When you’re a freelance writer trying to break into a new niche, how do you solve the problem of not having the right samples?
Cry? Roll around on the floor? Host a personal pity party? Or maybe you think lamenting on social media could be the solution.
Don’t do that, OK? Those things won’t solve the problem.
Maybe you’re thinking about working for free to get a clip. That can be a calculated way to get a solid writing sample, a referral, and some additional work.
But let’s be honest, as a freelance writer you’d like to get paid for your work. Yes?
If you’ve already got some writing samples, you can totally score that gig, even if you don’t have niche-specific experience or a similar project in your portfolio.
There’s an easy way to get around the problem. I like to call it the Simple Addition Method.
Here’s how it works:
Seriously, you can do this. If you’re doubting yourself as a freelance writer, but you’ve already got a few solid samples, you’re probably infected with Imposter Syndrome. And it doesn’t have to be that way.
Here’s how the Simple Addition Method works:
It’s called the Simple Addition Method, because all you have to do is follow a simple formula (A+B=$):
- Variable A. You take one type of writing you’ve done. Pick your best samples from your portfolio.
- Variable B. You present your best work, along with another type — or with life experience in a particular area.
- Add A + B, and together, these different credits add up to qualifications to do the new type of gig.
Here’s an example:
I had a freelance writer contact me recently. She wanted to get a gig writing articles for a healthcare company. But there was a problem:
All my healthcare writing is on the sales side: case studies, sell sheets, websites. I don’t have any really “medical” articles or anything. Can I just send what I’ve written and not call that out, or should I mention it?”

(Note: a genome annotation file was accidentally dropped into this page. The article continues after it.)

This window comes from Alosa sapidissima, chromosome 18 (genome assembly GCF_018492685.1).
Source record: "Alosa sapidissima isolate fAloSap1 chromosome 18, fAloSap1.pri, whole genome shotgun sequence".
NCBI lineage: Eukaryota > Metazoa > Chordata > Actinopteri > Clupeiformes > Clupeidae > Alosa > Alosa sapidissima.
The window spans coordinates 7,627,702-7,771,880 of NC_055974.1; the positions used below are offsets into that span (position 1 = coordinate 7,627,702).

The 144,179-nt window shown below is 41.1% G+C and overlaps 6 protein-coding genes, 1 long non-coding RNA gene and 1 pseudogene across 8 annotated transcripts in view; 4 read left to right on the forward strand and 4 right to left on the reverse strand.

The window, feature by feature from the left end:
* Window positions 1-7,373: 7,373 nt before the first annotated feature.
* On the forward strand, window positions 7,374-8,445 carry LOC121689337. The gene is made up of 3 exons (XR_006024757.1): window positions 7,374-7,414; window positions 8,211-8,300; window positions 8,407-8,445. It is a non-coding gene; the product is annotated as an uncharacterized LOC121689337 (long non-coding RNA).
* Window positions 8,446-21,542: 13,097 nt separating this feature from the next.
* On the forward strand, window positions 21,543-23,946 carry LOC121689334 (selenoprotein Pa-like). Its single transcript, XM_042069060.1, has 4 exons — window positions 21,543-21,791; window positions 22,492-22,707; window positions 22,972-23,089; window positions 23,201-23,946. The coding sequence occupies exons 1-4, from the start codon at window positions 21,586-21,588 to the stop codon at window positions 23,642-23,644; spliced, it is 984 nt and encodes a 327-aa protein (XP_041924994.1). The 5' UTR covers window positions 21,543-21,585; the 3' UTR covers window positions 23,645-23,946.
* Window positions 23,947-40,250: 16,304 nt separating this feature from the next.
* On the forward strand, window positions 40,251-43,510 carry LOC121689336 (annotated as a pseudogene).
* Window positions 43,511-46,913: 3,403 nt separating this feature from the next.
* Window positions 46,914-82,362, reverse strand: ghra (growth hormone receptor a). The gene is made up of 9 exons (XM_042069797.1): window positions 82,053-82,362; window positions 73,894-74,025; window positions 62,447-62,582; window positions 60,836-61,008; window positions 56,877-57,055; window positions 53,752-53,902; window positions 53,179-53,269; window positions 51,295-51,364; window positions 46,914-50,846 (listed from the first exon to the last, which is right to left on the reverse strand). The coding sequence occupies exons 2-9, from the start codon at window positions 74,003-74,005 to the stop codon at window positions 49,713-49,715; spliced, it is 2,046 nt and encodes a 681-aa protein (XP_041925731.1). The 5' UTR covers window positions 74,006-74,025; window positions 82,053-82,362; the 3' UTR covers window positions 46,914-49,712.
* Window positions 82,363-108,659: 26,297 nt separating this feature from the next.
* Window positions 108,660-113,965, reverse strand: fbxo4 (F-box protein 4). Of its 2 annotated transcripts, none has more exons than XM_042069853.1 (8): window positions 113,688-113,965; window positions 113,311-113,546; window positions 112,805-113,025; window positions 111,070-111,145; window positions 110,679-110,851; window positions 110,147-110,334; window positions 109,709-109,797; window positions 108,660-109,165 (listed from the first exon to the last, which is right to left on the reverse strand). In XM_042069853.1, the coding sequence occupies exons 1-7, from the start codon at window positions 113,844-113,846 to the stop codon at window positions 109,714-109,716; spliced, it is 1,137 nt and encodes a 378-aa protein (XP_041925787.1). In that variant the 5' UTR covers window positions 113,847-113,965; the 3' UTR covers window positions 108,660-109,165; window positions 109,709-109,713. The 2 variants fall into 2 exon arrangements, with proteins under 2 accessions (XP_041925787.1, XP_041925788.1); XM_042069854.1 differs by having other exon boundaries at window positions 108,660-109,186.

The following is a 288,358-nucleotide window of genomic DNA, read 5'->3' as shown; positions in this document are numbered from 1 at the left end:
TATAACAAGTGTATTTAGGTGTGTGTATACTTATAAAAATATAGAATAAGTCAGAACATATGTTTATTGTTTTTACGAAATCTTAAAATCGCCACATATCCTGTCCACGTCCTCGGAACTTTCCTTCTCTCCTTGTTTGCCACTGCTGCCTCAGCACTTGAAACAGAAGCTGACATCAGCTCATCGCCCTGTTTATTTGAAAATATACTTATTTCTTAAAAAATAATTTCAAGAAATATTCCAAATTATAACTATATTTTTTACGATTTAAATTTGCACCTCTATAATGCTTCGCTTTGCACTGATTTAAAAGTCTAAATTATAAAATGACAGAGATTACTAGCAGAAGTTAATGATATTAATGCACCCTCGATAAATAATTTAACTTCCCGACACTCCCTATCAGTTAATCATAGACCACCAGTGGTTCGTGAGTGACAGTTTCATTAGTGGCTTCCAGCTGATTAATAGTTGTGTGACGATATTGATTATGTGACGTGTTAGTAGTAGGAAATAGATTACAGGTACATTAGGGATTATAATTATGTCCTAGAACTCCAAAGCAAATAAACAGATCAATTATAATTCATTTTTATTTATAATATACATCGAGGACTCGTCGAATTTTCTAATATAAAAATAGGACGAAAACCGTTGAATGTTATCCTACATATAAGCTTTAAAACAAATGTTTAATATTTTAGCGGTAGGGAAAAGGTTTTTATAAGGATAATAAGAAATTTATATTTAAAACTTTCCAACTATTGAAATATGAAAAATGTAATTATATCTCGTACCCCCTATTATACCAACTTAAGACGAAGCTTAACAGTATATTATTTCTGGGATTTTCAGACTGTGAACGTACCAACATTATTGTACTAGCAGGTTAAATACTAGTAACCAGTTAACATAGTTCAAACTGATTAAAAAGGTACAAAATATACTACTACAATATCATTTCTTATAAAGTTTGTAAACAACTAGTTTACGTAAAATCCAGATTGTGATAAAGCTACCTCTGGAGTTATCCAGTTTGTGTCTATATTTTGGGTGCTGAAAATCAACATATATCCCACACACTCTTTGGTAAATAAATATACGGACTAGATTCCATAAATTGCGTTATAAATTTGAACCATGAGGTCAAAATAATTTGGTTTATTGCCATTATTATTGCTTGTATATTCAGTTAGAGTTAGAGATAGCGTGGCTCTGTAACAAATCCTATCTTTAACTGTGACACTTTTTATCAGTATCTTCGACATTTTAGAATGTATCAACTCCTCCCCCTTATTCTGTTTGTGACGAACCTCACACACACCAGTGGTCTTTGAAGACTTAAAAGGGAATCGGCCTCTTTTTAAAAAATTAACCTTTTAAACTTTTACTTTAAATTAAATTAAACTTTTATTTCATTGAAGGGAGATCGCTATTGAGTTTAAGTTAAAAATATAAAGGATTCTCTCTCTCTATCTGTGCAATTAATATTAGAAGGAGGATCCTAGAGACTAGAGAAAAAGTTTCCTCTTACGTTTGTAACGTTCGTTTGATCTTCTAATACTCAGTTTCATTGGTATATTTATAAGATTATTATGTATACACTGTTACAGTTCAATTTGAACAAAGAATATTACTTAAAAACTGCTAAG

So, no healthcare articles. Problem.
But…this freelance writer had written articles about other topics.
My answer: Send the healthcare sales pieces PLUS send your best articles on other topics.
Between the two, she could show she understood medical topics and how to write an interesting article.
Use samples + expertise to get freelance writing gigs
It’s all-too-easy to talk yourself out of pitching a prospect or bidding on a project when you don’t have the exact samples or niche experience they’re looking for.
Stop right there, and get this in your head:
You can patch together the expertise you need with two or three different clips and get the gig.
- You don’t need a clip exactly like the thing you’re being asked to do.
- Maybe you have two pieces that show those skills between them.
- Maybe you have some life experience that gives you knowledge of their topic.
Great — send them in and make that case.
I’ve personally used the Simple Addition many times, and so have many of the freelance writers I’ve coached.
Here’s one example:
A couple years ago, I was contacted by a major government agency in my state that was interested in having a pro writer work on its annual report.
Two strikes against me:
- I hadn’t done any government contracts.
- I hadn’t written annual reports.
But I still got the gig. Sounds crazy, right? Not if you use the Simple Addition Method:
Here’s how I added up my work + experience to get the contract:
- As a business reporter, I have read, analyzed, and reported on the contents of many lengthy annual reports put out by major corporations (which are a whole lot like big government agencies).
- I have written for large organizations — most recently, for a local hospital network.
- Finally, I had some personal experience to share about the agency’s activities, which I highly supported. In fact, their work had been a major factor in my moving to Seattle. I was a frequent user of their services, so I understood their mission.
1 + 1 + 1 = I’m qualified.
One more thing you have to add when you use the Simple Addition method:
When you don’t have the exact clips that would be a perfect fit, you have to simply ooze self-confidence that you can do the job. That’s the final clincher.
Have you ever used simple addition to get a gig? Leave a comment and tell us about it.